| by Tim Moran|
A Japanese systems engineer used a homemade supercomputer to calculate the value of pi to 10 trillion digits -- breaking the 5-trillion-digit record he himself set, with the same setup, last August.
Shigeru Kondo, a mathematics enthusiast of the first order, has spent about $18,000 to build the device, which boasts a 48-terabyte hard drive, to perform the number crunching. The Intel-MPU-based desktop system is said to have 20 external hard disks and runs the Windows Server 2008R2 operating systems.
Having a computer of this magnitude in one's home is not without headaches. One of the main issues is heat: The temperature in the computer room would get as high as 104 degrees Fahrenheit. This was good news-bad news situation: Kondo's wife reportedly used the superheated room to dry laundry; however, the $400 a month electric bill did not play well in the household. Also, the previous record-setting attempt at 5 trillion digits was almost derailed when Kondo's daughter's hair dryer tripper a circuit breaker.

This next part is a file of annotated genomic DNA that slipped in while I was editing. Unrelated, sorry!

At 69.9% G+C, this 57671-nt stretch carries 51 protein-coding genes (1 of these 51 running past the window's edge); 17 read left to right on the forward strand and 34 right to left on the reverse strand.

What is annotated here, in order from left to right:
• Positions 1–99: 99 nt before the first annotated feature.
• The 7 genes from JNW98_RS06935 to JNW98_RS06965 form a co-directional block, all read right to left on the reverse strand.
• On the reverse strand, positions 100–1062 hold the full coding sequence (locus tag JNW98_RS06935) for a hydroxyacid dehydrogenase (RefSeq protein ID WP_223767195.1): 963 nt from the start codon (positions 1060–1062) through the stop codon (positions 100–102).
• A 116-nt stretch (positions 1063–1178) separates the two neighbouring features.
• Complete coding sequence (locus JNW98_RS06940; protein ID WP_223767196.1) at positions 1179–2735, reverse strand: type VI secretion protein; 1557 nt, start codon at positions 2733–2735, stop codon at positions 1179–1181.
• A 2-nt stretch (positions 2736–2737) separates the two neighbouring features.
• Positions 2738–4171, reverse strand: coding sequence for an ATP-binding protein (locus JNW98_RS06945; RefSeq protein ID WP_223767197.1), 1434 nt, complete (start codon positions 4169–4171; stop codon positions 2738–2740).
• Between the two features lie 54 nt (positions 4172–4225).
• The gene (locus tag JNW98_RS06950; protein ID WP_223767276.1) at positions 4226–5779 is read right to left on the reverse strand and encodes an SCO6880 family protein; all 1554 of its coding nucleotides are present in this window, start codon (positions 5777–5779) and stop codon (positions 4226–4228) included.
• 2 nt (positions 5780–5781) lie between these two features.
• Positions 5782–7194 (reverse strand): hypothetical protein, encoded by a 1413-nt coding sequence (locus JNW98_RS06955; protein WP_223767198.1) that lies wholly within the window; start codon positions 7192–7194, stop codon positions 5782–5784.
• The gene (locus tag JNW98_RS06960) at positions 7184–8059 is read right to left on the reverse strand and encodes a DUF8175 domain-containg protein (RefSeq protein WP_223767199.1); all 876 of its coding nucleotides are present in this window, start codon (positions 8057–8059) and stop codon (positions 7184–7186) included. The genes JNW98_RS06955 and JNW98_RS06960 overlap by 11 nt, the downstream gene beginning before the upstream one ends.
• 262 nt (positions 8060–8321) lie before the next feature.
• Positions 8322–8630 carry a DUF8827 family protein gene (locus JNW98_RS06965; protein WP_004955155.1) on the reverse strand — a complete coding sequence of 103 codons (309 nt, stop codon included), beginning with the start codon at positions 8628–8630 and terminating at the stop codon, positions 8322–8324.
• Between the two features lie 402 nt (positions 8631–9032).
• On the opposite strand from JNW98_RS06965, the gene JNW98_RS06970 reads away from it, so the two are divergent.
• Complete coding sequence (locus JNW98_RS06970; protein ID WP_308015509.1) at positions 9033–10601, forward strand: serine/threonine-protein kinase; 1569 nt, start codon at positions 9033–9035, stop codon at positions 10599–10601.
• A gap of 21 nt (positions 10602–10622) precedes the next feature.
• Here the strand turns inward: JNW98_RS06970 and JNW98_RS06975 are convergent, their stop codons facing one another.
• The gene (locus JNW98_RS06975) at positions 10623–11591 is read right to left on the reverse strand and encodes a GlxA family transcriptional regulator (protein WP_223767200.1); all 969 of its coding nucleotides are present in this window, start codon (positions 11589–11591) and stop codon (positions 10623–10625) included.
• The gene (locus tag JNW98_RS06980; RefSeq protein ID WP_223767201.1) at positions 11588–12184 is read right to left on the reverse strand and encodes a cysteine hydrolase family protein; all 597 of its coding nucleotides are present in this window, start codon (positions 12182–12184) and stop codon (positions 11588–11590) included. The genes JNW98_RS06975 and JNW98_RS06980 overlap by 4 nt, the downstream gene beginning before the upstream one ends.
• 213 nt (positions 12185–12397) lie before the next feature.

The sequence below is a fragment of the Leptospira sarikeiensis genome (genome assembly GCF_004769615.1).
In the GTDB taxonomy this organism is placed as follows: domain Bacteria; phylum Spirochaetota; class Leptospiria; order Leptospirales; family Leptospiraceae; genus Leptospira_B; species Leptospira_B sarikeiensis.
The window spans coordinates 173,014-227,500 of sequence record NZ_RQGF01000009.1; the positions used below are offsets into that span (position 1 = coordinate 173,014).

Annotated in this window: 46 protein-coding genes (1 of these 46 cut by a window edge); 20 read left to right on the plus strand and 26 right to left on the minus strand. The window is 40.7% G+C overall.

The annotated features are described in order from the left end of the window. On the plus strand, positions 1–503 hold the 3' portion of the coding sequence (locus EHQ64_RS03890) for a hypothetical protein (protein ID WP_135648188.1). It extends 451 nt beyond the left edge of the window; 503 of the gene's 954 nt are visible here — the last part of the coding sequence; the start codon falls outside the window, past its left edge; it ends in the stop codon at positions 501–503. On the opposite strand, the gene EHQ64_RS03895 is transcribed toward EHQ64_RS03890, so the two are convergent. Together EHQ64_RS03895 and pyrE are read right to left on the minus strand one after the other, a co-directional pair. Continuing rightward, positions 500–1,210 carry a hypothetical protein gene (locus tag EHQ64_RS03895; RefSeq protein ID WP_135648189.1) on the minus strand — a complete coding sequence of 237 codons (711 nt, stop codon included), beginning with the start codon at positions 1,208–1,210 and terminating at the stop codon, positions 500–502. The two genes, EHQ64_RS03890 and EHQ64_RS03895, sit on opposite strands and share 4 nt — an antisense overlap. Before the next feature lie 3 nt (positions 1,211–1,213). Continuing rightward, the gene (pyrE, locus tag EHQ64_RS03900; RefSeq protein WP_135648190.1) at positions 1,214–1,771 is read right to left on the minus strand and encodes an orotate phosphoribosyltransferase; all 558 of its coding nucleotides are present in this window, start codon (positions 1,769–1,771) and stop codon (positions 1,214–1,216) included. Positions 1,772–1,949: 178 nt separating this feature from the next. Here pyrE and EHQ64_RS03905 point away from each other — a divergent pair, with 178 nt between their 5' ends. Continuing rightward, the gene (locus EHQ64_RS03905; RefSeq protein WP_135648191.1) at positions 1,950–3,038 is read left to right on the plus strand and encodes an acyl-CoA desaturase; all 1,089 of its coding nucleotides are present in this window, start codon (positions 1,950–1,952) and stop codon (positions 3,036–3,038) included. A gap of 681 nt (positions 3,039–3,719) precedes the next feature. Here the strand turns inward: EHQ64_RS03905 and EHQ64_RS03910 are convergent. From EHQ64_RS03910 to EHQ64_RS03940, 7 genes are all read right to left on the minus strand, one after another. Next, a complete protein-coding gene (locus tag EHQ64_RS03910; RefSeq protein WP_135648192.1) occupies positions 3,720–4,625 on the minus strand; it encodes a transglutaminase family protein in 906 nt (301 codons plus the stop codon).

Nevertheless, the math whiz prevailed--all was saved when the computer switched to an emergency back-up power source.
Kondo was in charge of the hardware, his colleague, Alexander Yee was the software maven, and the two worked together via email. Yee wrote the program to do the actual computation: y-cruncher v0.5.4.9138 Alpha, a powerful multithreaded program/benchmark utilizing state-of-the-art algorithms.
At this point Kondo and Yee believe they have the world's record for calculating the digits of pi on a desktop system, and they plan to apply to the Guinness World Records for official recognition.
Semi-related: A software engineer makes a fully functioning replica of an ancient Greek computer out of Legos; British technologist intent on building a working version of Babbage's iconic analytical engine.